4. Use DBMS_TDB.CHECK_DB to make sure the database is ready to be transported.
5. Run the RMAN convert database command.
6. Copy the converted files to the target database. Note that this implies that you will need 2x the storage on the source database for the converted files.
7. Copy the parameter file to the target database.
8. Adjust configuration files as required (parameter, listener.ora, tnsnames, etc).
9. Fire up the new database!

This can make for a much quicker and easier migration between platforms than the old IMPDP/EXPDP method!

Robert's latest technical book, called OCP Oracle Database 11g Certified Professional Study Guide, is available. It's a prep guide for the Oracle Database 11g OCP Exam (Exam 1Z0-053). Check out this and other great books on our books link.

Robert Freeman's OCP: Oracle Database 11g Certification Kit      Robert Freeman's Oracle Database 10g RMAN Backup and Recovery           Oracle Database 11g New Features    
Oracle Workflow SIG Meeting at Collaborate by Barbara Matthews
The ABCs of WorkflowI attended the OAUG Workflow SIG at Collaborate, which is always an interesting meeting. Hosted by John Peterson and Karen Brownfield, they covered quite a bit of ground.

The usual question at this point in Workflow's life cycle is: "When do you use BPEL instead of Workflow?" Good rules of thumb are:
  • If you are creating something totally customized, use BPEL. If you use Workflow, you'll end up having to convert it, sooner or later, to BPEL, so you might as well use BPEL.
  • If you are modifying an existing Workflow, use Workflow.
Oracle will not provide an automated migration tool to take your Workflow code and turn it into BPEL, so sooner or later, someone in your organization will need to learn BPEL. The switch to BPEL will occur when you migrate to the Fusion Applications. You have time, but you probably should start learning BPEL sooner, rather than later. The good news is, you can use BPEL now with both Release 11i and Release 12.

Confio Igniter Suite

Confio builds performance management software that improves the effectiveness of IT systems and the people who run them. The Confio Igniter Suite currently includes products that help Oracle DBAs, managers, and developers continuously monitor the performance of databases and the applications that depend on them, isolate specific problems, and identify solutions in production systems.

Confio Ignite

Your Claim to Fame...
AmazonYou might argue that our newsletter staff weighs in more on the technical side than the functional side. Yes, we admit it, we're geeks. But that doesn't mean we don't want to include articles about the functional side of the E-Business Suite. Really, we do. So here's your chance to help us keep a balanced perspective in our newsletter. If you've got a good functional topic, please, let us know. Enter our writing contest!  If you'd like to enter, just write an article about Oracle or the Oracle E-Business Suite. Tell us about a technique that you've used that made your life easier at work. Or describe something you've learned from all those books on your bookshelf, and how it applied to your environment. If you're not sure if you've got a good topic, send us a note, and we'll help you figure it out. Go ahead, you know you want to!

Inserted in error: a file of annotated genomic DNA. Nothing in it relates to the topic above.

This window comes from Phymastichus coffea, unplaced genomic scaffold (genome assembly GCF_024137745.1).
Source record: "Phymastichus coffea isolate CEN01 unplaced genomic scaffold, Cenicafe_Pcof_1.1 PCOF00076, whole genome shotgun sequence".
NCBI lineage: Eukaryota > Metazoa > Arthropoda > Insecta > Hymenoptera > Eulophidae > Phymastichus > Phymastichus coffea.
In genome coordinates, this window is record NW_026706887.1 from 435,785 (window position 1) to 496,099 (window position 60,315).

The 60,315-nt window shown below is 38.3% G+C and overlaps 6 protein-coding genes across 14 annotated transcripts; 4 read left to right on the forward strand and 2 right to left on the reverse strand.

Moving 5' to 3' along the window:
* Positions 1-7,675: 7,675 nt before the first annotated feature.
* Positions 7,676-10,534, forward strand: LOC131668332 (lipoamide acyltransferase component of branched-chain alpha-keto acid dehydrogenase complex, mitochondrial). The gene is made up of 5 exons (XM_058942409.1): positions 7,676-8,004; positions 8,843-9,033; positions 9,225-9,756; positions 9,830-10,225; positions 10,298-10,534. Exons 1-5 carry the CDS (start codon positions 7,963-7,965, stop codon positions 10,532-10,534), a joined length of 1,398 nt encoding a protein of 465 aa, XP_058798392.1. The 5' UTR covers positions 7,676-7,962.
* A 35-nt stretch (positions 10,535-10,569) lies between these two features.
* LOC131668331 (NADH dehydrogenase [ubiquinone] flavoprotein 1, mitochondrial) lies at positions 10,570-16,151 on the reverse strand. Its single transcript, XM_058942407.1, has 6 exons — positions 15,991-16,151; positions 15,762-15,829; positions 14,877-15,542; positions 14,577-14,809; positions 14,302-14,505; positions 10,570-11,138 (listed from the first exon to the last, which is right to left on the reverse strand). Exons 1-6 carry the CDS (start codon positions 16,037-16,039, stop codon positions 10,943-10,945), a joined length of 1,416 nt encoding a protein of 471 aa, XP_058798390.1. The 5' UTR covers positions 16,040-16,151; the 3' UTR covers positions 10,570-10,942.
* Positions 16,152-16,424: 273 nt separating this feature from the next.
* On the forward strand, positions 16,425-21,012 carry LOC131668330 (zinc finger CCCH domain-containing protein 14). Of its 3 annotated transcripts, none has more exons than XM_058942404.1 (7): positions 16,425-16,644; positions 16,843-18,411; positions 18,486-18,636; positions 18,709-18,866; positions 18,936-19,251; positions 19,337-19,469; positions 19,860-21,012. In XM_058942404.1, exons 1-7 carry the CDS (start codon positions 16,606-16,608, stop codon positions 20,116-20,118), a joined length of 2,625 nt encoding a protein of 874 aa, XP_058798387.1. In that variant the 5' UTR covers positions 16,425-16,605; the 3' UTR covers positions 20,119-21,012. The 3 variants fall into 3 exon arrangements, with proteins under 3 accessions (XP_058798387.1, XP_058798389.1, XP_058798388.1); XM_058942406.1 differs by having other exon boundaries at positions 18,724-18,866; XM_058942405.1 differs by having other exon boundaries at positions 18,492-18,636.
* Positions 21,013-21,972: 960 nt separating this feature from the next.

Submissions should be sent to by June 25th. We'll include the winning article in our next newsletter. And the winning author will win a very cool prize, a $50 Gift Certificate from Amazon!
Upcoming TruTek Training Schedule
We're always open to adding new classes, so let us know your interests! We add new classes regularly, so be sure to check the latest version of the schedule on our website.





Technical Classes


Jun 15-17

Advanced Oracle Troubleshooting Seminar with Tanel Poder

Denver, CO

Jun 15-19

Oracle R12 Applications DBA Concepts and Administration

Denver, CO

Jun 15-19

Oracle E-Business Suite R11i/R12 Technical Upgrade

   Denver, CO

Jun 23-26

Introduction to Oracle Business Intelligence EE (OBIEE)


Jun 23-26

Oracle Release 11i Applications System Administration


Jul 6-10

Oracle R12 Applications  DBA Concepts and Administration

   Atlanta, GA

Jul 13-18

Oracle E-Business Suite R11i/R12 Technical Upgrade

   Atlanta, GA

Aug 3-7

Oracle Database 11g New Features with Robert Freeman


Aug 3-7

Oracle E-Business Suite R11i/R12 Technical Upgrade

Albany, NY

Aug 10-14

Backup and Recovery Using 10g RMAN with Robert Freeman

Denver, CO

Aug 10-12

Oracle BI Publisher


Aug 13-14

Oracle Discoverer for Admin


Aug 19-20

Oracle Discoverer for End User Training


Sep 14-18

Oracle R12 Applications  DBA Concepts and Administration

Fullerton, CA

Sep 14-18

Oracle E-Business Suite R11i/R12 Technical Upgrade

Fullerton, CA

Sep 15-16

The Best of Oracle PL/SQL Seminar with Steve Feuerstein

Fullerton, CA

Sep 15-16

Oracle SQL Performance Tuning Tips and Techniques

Fullerton, CA

Sep 17

Toad Tips and Techniques

Fullerton, CA

Sep 21-25

Oracle 10g DBA Boot Camp I with Robert Freeman


Nov 10-11

The Best of Oracle PL/SQL Seminar with Steve Feuerstein

New Jersey

Nov 9-13

Oracle 10g DBA Boot Camp II with Robert Freeman

New Jersey

Nov 9-13

Oracle R12 Applications  DBA Concepts and Administration

New Jersey

Dec 10-14

Oracle 10g DBA Boot Camp II with Robert Freeman



Functional Classes


Jun 22-24

Oracle Release 12 AME (Approvals Management Engine)


Jun 29-Jul 2

R11i/R12 Financial Business Process Overview

San Diego, CA

Jul 6-7

Oracle Release 11i Fixed Assets

San Diego, CA

July 6-9

Oracle Release 12 New Features (Functional)

San Diego, CA

Jul 13-16

Oracle Release 11i Procure to Pay

San Diego, CA

Jul 13-14

Oracle Release 11i Accounts Payable

San Diego, CA

Jul 15-16

Oracle Release 11i  Purchasing

San Diego, CA

Aug 5-6

Oracle Applications Desktop Integrator (ADI) Training


Enough Already!